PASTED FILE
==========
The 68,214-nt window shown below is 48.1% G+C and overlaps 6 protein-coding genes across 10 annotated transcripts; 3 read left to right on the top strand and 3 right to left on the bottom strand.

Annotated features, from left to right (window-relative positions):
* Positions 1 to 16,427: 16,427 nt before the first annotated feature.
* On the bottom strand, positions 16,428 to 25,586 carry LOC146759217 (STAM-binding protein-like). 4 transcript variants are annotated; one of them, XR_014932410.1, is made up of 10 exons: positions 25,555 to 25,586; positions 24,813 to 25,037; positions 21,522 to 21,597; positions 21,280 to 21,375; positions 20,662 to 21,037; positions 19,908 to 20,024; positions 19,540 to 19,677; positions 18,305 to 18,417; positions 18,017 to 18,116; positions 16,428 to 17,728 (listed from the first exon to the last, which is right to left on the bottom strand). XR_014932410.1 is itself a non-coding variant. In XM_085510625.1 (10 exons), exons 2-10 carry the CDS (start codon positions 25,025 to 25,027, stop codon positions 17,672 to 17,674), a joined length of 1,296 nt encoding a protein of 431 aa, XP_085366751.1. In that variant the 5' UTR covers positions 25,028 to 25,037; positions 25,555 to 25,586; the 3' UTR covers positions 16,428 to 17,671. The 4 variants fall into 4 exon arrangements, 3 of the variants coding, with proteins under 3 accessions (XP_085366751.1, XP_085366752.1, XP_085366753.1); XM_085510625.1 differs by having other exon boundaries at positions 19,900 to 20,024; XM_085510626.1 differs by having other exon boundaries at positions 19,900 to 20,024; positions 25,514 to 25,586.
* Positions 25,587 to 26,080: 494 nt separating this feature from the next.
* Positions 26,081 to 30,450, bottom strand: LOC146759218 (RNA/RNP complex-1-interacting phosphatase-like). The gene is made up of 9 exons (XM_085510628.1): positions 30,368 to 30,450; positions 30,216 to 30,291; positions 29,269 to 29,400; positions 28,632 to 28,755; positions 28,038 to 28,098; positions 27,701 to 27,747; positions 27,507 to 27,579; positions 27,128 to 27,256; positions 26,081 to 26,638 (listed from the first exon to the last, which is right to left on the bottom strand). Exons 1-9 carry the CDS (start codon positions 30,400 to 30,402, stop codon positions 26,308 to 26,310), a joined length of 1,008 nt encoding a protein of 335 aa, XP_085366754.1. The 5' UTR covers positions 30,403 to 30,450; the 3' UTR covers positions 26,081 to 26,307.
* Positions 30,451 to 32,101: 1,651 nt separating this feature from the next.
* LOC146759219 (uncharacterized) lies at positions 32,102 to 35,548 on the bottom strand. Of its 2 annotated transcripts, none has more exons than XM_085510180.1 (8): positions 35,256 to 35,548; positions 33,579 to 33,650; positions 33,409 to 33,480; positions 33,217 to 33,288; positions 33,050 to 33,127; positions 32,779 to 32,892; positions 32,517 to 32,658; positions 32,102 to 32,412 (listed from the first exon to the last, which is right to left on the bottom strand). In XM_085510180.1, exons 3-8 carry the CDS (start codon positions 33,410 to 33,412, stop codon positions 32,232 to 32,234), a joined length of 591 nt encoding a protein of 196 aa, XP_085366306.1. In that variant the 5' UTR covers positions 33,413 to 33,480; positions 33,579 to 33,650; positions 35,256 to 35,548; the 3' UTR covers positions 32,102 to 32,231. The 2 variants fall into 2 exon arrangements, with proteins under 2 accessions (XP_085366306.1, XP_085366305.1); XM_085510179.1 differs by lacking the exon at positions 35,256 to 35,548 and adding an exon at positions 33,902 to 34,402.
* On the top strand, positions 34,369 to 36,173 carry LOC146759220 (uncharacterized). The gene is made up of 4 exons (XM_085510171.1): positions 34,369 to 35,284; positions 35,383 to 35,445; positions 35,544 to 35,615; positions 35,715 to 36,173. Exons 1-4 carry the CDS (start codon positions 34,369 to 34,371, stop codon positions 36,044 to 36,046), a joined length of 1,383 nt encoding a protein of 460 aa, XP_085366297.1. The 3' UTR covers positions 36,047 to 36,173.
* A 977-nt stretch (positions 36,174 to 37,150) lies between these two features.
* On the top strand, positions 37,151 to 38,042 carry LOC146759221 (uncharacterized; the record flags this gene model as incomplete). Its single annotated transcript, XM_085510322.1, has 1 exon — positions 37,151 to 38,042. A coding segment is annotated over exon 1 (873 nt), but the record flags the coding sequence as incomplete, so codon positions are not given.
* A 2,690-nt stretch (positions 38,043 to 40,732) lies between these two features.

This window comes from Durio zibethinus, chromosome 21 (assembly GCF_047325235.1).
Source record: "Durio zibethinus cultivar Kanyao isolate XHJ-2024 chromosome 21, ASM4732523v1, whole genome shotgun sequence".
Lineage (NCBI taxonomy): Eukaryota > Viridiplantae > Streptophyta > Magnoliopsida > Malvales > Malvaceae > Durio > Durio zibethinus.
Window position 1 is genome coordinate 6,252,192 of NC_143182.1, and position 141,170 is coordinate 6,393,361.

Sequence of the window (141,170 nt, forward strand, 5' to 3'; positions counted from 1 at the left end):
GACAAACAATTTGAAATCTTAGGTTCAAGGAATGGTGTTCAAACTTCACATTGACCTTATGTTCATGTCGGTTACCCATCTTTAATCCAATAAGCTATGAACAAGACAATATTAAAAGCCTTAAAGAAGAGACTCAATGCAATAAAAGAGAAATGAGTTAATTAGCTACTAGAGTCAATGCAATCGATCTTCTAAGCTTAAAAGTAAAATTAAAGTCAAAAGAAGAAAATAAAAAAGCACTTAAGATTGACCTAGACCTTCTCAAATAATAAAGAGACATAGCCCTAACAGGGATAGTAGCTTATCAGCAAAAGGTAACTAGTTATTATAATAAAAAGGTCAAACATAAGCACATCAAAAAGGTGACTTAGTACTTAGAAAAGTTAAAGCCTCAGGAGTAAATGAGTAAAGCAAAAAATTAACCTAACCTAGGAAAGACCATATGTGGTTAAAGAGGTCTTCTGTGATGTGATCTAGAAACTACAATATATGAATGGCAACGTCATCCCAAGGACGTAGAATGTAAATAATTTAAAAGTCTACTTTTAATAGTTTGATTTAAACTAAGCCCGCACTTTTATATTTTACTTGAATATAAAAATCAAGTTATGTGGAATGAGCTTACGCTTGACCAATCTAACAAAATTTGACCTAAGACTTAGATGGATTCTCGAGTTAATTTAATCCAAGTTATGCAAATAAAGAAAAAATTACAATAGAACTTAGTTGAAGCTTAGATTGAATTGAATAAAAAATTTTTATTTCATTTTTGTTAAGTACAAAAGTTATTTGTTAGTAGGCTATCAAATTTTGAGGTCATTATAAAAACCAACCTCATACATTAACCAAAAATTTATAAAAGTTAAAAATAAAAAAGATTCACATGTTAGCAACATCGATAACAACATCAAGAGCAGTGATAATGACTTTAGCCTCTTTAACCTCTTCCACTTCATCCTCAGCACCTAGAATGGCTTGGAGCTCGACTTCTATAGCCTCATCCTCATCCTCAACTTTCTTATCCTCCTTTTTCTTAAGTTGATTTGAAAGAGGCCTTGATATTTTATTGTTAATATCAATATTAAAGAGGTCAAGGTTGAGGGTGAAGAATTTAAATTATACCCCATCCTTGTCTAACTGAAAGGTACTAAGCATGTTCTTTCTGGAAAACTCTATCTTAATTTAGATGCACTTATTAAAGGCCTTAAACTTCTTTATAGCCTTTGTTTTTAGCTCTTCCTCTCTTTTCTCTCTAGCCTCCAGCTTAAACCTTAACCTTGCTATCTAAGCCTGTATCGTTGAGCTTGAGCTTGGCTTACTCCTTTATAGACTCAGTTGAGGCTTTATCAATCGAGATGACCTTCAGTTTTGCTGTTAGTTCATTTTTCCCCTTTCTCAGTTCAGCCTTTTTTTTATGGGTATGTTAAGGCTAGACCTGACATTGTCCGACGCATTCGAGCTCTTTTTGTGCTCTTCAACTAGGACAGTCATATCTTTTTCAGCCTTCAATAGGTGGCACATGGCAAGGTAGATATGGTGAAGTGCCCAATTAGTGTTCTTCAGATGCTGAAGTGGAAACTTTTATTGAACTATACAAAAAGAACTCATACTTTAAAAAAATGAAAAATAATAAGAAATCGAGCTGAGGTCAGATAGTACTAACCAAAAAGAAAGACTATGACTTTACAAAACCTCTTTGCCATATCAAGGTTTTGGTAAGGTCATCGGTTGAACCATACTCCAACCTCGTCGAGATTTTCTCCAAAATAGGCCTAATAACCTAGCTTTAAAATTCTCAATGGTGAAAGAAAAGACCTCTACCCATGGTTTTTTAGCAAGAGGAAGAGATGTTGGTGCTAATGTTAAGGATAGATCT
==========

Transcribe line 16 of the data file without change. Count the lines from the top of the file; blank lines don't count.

Window position 1 is genome coordinate 6,252,192 of NC_143182.1, and position 141,170 is coordinate 6,393,361.